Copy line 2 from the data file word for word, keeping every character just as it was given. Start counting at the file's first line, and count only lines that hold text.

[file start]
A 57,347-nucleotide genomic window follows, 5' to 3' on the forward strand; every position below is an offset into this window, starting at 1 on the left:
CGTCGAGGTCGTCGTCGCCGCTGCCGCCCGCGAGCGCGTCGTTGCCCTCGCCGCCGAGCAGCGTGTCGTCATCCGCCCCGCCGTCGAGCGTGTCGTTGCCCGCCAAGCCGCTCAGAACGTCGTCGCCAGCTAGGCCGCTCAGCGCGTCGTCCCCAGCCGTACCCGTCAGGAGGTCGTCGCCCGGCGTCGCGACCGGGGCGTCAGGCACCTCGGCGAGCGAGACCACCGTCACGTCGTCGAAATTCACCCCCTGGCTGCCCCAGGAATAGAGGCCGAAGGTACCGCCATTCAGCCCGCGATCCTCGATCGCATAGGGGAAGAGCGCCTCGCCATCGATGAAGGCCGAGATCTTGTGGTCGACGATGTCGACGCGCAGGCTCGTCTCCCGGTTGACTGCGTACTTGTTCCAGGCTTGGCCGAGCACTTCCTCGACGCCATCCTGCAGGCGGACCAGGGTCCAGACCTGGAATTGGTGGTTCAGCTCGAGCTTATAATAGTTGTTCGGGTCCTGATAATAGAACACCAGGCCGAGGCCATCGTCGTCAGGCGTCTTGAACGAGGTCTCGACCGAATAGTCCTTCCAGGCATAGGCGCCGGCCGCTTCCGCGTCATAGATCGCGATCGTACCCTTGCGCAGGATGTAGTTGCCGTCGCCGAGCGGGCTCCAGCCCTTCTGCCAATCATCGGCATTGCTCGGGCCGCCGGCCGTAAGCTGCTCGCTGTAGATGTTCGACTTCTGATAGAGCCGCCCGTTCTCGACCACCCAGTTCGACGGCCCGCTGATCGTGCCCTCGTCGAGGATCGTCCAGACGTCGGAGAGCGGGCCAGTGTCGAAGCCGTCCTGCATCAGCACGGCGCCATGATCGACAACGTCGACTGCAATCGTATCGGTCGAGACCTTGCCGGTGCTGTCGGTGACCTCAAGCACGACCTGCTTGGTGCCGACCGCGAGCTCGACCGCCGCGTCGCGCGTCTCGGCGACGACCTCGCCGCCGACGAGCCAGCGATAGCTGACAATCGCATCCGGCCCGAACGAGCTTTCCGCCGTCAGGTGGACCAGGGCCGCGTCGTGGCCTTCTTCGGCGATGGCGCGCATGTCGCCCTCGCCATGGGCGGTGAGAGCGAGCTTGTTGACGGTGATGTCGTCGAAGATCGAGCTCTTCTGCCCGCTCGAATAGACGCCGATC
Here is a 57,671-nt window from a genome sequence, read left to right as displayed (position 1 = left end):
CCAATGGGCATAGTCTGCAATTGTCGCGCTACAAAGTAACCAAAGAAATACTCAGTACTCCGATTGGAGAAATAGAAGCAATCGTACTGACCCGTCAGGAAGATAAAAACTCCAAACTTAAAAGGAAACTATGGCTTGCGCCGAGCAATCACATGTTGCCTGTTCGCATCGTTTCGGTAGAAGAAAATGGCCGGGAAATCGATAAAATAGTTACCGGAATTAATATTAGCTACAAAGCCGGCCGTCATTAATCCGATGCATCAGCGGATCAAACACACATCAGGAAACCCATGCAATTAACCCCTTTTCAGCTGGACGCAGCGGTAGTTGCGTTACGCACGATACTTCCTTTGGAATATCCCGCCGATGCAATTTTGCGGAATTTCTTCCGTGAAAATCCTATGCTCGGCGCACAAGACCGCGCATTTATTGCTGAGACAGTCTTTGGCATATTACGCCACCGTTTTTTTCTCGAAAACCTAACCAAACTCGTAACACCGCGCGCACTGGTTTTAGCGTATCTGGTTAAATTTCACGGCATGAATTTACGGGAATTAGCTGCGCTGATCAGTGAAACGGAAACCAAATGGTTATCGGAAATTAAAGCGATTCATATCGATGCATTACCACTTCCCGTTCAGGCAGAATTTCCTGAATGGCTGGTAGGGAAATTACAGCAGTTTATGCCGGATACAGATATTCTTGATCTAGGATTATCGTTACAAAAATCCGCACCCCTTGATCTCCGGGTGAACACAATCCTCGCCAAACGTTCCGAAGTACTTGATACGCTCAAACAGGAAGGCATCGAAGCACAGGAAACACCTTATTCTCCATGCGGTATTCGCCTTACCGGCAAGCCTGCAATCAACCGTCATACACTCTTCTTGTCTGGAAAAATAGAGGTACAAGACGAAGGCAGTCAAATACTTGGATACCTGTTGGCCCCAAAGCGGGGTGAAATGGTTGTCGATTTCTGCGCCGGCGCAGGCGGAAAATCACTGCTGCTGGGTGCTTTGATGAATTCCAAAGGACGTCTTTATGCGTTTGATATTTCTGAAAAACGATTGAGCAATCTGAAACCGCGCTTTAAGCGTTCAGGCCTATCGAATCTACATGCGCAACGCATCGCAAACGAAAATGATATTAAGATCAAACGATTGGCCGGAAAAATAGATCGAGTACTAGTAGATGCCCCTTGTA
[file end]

CGTCGAGGTCGTCGTCGCCGCTGCCGCCCGCGAGCGCGTCGTTGCCCTCGCCGCCGAGCAGCGTGTCGTCATCCGCCCCGCCGTCGAGCGTGTCGTTGCCCGCCAAGCCGCTCAGAACGTCGTCGCCAGCTAGGCCGCTCAGCGCGTCGTCCCCAGCCGTACCCGTCAGGAGGTCGTCGCCCGGCGTCGCGACCGGGGCGTCAGGCACCTCGGCGAGCGAGACCACCGTCACGTCGTCGAAATTCACCCCCTGGCTGCCCCAGGAATAGAGGCCGAAGGTACCGCCATTCAGCCCGCGATCCTCGATCGCATAGGGGAAGAGCGCCTCGCCATCGATGAAGGCCGAGATCTTGTGGTCGACGATGTCGACGCGCAGGCTCGTCTCCCGGTTGACTGCGTACTTGTTCCAGGCTTGGCCGAGCACTTCCTCGACGCCATCCTGCAGGCGGACCAGGGTCCAGACCTGGAATTGGTGGTTCAGCTCGAGCTTATAATAGTTGTTCGGGTCCTGATAATAGAACACCAGGCCGAGGCCATCGTCGTCAGGCGTCTTGAACGAGGTCTCGACCGAATAGTCCTTCCAGGCATAGGCGCCGGCCGCTTCCGCGTCATAGATCGCGATCGTACCCTTGCGCAGGATGTAGTTGCCGTCGCCGAGCGGGCTCCAGCCCTTCTGCCAATCATCGGCATTGCTCGGGCCGCCGGCCGTAAGCTGCTCGCTGTAGATGTTCGACTTCTGATAGAGCCGCCCGTTCTCGACCACCCAGTTCGACGGCCCGCTGATCGTGCCCTCGTCGAGGATCGTCCAGACGTCGGAGAGCGGGCCAGTGTCGAAGCCGTCCTGCATCAGCACGGCGCCATGATCGACAACGTCGACTGCAATCGTATCGGTCGAGACCTTGCCGGTGCTGTCGGTGACCTCAAGCACGACCTGCTTGGTGCCGACCGCGAGCTCGACCGCCGCGTCGCGCGTCTCGGCGACGACCTCGCCGCCGACGAGCCAGCGATAGCTGACAATCGCATCCGGCCCGAACGAGCTTTCCGCCGTCAGGTGGACCAGGGCCGCGTCGTGGCCTTCTTCGGCGATGGCGCGCATGTCGCCCTCGCCATGGGCGGTGAGAGCGAGCTTGTTGACGGTGATGTCGTCGAAGATCGAGCTCTTCTGCCCGCTCGAATAGACGCCGATC